Estuary News

October 2021

The New Face of the Met

On October 17, 1972, the Edmonston Pumping Plant south of Bakersfield began lifting water drawn from the Delta up and over the Tehachapi Mountains toward southern California cities. That moment created a statewide water network stretching from the Trinity Alps to the Mexican border. It also made the Southland’s great umbrella water agency, the Metropolitan Water District of Southern California, an intimate partner and massive player in northern California water affairs.

Since that day, many in the north have seen “the Met” as a kind of colonial power, both far away and threateningly present. It pays a large share of the cost of the State Water Project. It owns lands in the Delta. It underwrites research. It often seems to determine the course of government policy. Few outside its sprawling boundaries (and maybe not so many inside them) really know much about it.

On June 9, the district’s 38-member board selected a new General Manager not of the traditional mold: Adel Hagekhalil.  Hagekhalil is of course an engineer—that’s a given. He is also an immigrant who arrived from Lebanon in 1984 with, he says, two bags to his name. His skills and passion led him through a series of jobs under five LA mayors that would not, ordinarily, seem to groom him for the Met. He served a stint as director of StreetsLA; he spent almost a decade as assistant director of the Los Angeles Bureau of Sanitation. In that role he headed up the City’s effort to plan for “One Water,” the trending (and inevitable) idea that all waters—local or imported, hidden underground or flashing in the sun, roaring in flood or trickling in drought, flushed down toilets or pulled from mountain streams, irrigating farms or supporting fish—must be thought of and managed as aspects of one precious resource.

JH: As a northern Californian, I’m used to talking to people who look at the Met, and at Southern California in general, as it were, through the wrong end of a telescope. I rather frequently find myself in the position of saying no, no, they’re doing better than we are in this or that aspect.

AH: The folks in Southern California make me proud in terms of the amount of work they’ve done in conservation. People should know that we are using the same amount of water we were using 30 years ago with 5 million more people in our service area. 20 years ago, when Met projected how much water we have to import into our region, it was 3.2 million acre feet of water per year. Right now, we’re at about 1.5 million acre feet per year. Imagine today, if we had to import 3.2 million acre feet of water, there’s no way that we’d have it.  Lake Mead doesn’t have it and Northern California doesn’t have it.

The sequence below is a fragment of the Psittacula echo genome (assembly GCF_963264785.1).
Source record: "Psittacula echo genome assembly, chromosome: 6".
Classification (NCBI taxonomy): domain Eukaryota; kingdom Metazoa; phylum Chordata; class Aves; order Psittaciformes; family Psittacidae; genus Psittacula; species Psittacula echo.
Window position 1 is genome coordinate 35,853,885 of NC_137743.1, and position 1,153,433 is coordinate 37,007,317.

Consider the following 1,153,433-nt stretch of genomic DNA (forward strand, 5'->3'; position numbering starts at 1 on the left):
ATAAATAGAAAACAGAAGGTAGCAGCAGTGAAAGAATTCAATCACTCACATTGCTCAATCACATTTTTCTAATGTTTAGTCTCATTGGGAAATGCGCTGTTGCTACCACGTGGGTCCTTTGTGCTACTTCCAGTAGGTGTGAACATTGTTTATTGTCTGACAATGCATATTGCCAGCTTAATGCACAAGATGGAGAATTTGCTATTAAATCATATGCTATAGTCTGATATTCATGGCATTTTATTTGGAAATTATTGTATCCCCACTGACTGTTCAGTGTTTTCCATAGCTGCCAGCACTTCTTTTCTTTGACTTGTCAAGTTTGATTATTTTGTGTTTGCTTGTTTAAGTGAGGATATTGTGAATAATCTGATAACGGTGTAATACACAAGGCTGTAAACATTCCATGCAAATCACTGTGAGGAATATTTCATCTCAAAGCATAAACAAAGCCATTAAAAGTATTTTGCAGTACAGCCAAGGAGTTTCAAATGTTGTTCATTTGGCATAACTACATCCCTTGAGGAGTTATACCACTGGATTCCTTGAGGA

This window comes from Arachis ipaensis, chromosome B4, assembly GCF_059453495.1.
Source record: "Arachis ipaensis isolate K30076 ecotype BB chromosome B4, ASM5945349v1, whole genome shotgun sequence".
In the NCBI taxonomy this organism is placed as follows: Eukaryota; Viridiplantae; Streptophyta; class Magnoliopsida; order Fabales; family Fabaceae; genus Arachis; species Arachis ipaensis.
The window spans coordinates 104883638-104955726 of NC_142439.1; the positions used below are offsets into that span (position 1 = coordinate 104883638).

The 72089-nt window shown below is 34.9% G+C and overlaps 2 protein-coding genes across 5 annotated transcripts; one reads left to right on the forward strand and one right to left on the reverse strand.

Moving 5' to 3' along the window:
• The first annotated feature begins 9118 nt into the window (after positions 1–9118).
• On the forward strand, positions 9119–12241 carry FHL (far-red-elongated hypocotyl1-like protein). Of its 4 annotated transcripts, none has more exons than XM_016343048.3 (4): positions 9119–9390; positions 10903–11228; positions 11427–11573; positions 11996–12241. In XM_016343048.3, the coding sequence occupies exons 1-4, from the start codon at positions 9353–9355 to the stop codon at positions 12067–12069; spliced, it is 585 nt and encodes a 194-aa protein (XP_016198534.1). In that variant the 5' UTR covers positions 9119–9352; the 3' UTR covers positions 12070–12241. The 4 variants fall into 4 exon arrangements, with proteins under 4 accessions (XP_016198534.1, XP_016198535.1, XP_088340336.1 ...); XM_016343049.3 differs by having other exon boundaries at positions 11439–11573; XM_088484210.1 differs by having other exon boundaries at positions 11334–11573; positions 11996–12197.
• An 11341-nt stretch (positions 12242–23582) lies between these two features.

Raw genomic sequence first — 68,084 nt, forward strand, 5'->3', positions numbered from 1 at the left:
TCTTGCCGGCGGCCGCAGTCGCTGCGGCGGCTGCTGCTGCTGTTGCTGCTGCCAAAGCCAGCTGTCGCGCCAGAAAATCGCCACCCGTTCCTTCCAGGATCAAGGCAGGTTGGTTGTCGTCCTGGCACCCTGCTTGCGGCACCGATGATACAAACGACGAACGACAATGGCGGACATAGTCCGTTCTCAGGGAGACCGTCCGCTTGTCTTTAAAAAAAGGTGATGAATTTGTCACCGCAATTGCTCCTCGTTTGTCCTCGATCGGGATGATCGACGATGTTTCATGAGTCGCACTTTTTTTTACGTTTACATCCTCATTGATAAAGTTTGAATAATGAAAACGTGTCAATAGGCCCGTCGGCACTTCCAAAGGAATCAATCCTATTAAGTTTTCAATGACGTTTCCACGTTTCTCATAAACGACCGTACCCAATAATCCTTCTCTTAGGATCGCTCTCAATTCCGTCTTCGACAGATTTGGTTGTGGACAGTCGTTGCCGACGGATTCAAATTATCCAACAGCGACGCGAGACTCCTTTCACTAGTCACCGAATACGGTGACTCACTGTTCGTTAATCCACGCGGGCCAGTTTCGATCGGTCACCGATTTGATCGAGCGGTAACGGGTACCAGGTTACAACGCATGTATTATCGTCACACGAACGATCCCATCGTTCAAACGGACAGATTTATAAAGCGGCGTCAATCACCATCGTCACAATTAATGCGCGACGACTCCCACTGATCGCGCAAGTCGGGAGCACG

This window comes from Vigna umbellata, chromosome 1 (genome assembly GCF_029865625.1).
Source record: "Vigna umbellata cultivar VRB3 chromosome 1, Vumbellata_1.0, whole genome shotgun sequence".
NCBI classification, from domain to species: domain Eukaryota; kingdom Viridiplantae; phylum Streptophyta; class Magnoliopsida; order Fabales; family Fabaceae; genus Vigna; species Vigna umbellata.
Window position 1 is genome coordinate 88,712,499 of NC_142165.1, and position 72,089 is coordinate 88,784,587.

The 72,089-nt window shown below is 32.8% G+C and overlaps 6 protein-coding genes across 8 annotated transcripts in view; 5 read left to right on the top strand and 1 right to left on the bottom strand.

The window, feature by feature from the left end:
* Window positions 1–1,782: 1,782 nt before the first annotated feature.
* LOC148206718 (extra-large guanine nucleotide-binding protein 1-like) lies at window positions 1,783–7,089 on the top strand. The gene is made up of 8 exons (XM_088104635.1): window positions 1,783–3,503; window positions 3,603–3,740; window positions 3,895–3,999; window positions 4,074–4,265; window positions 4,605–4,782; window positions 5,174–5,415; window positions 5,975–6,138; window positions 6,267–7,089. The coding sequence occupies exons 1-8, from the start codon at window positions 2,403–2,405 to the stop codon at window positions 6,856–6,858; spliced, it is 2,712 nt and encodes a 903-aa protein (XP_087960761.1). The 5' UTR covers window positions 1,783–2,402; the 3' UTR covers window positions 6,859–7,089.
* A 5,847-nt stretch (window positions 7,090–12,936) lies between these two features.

JH: Explain your metaphor of “the fourth aqueduct.”

AH: What let us grow in Southern California is that we have been able to bring water from three different locations via the LA Aqueduct (owned by the LA Department of Water and Power), the California Aqueduct, and the Colorado River Aqueduct. Today, we have a responsibility to build the fourth aqueduct, which is a not a pipeline.  It’s a mixture of conservation, recycling, reuse, and all that coming together, resiliency, storage, all this that we need to invest in.

JH: Can you give us an example of an obvious next step in water conservation?

AH: Getting rid of the non-functional turf. And maybe I believe we can really ban it completely from the future here. If nobody is touching it, no human being and no animal is touching that turf, it shouldn’t be there, and we should put something more sustainable in its place.

JH: Why is interconnecting local water systems important?

AH: We have parts of our region that are still dependent 100% on the State Water Project. And that’s not acceptable. We are working hard to replumb our system to ensure that we can move water to where the demand is. During the One Water LA, we worked on moving wastewater from parts of the San Fernando Valley, on the east side to the west side, so we can treat it and recharge it in the San Fernando aquifers.

JH:  That’s indirect recycling, in which the treated water spends time in the aquifer and is treated again on withdrawal. Do you see direct potable reuse—putting highly purified wastewater right back into the system—as having a role in the future?

AH: I believe it’s time. The largest cost for recycled water and reuse is conveyance. And if there’s a way we can defuse that, and maybe directly connect our systems, without having to travel long distance to infiltrate into the ground, it will change the game and make it a lot more resilient.  We have technology now to do direct potable reuse, we have technology to do the monitoring we need to do. We need to have 21st century thinking—that includes direct potable.

JH: How do these strategies affect disadvantaged communities?